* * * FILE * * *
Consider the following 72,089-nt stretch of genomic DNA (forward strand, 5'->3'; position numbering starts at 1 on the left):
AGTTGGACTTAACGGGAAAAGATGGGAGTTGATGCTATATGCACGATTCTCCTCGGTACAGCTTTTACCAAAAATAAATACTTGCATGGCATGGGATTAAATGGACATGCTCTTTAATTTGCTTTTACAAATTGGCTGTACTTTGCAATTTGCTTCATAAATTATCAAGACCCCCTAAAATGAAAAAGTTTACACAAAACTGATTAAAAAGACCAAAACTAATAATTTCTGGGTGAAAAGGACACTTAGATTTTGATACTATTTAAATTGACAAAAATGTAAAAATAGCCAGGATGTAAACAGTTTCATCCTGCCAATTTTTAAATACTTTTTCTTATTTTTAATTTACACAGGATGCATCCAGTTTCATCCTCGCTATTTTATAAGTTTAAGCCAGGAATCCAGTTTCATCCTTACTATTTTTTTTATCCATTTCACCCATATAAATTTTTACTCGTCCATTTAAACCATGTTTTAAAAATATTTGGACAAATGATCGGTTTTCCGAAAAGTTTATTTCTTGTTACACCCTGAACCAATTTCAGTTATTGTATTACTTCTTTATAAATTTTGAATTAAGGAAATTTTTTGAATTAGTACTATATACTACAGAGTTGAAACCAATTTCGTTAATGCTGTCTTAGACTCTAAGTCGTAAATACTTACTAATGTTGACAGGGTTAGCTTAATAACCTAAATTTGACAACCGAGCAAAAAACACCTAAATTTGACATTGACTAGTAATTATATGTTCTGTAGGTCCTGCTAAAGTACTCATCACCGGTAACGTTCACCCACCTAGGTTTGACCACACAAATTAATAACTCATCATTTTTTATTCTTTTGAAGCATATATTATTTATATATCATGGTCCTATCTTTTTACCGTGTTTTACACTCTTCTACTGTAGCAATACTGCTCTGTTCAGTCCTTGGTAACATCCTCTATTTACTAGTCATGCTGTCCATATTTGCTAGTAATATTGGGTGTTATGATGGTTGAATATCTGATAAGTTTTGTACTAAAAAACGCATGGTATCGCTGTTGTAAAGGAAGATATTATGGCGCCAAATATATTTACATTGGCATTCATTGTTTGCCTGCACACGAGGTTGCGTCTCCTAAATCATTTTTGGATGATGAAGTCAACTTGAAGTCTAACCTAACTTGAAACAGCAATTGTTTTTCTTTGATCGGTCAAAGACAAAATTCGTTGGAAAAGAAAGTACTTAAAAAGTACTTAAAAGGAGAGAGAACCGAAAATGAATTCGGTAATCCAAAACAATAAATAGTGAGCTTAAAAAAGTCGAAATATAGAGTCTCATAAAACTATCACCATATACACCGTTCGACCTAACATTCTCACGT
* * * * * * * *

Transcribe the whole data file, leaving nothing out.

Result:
Consider the following 72,089-nt stretch of genomic DNA (forward strand, 5'->3'; position numbering starts at 1 on the left):
AGTTGGACTTAACGGGAAAAGATGGGAGTTGATGCTATATGCACGATTCTCCTCGGTACAGCTTTTACCAAAAATAAATACTTGCATGGCATGGGATTAAATGGACATGCTCTTTAATTTGCTTTTACAAATTGGCTGTACTTTGCAATTTGCTTCATAAATTATCAAGACCCCCTAAAATGAAAAAGTTTACACAAAACTGATTAAAAAGACCAAAACTAATAATTTCTGGGTGAAAAGGACACTTAGATTTTGATACTATTTAAATTGACAAAAATGTAAAAATAGCCAGGATGTAAACAGTTTCATCCTGCCAATTTTTAAATACTTTTTCTTATTTTTAATTTACACAGGATGCATCCAGTTTCATCCTCGCTATTTTATAAGTTTAAGCCAGGAATCCAGTTTCATCCTTACTATTTTTTTTATCCATTTCACCCATATAAATTTTTACTCGTCCATTTAAACCATGTTTTAAAAATATTTGGACAAATGATCGGTTTTCCGAAAAGTTTATTTCTTGTTACACCCTGAACCAATTTCAGTTATTGTATTACTTCTTTATAAATTTTGAATTAAGGAAATTTTTTGAATTAGTACTATATACTACAGAGTTGAAACCAATTTCGTTAATGCTGTCTTAGACTCTAAGTCGTAAATACTTACTAATGTTGACAGGGTTAGCTTAATAACCTAAATTTGACAACCGAGCAAAAAACACCTAAATTTGACATTGACTAGTAATTATATGTTCTGTAGGTCCTGCTAAAGTACTCATCACCGGTAACGTTCACCCACCTAGGTTTGACCACACAAATTAATAACTCATCATTTTTTATTCTTTTGAAGCATATATTATTTATATATCATGGTCCTATCTTTTTACCGTGTTTTACACTCTTCTACTGTAGCAATACTGCTCTGTTCAGTCCTTGGTAACATCCTCTATTTACTAGTCATGCTGTCCATATTTGCTAGTAATATTGGGTGTTATGATGGTTGAATATCTGATAAGTTTTGTACTAAAAAACGCATGGTATCGCTGTTGTAAAGGAAGATATTATGGCGCCAAATATATTTACATTGGCATTCATTGTTTGCCTGCACACGAGGTTGCGTCTCCTAAATCATTTTTGGATGATGAAGTCAACTTGAAGTCTAACCTAACTTGAAACAGCAATTGTTTTTCTTTGATCGGTCAAAGACAAAATTCGTTGGAAAAGAAAGTACTTAAAAAGTACTTAAAAGGAGAGAGAACCGAAAATGAATTCGGTAATCCAAAACAATAAATAGTGAGCTTAAAAAAGTCGAAATATAGAGTCTCATAAAACTATCACCATATACACCGTTCGACCTAACATTCTCACGT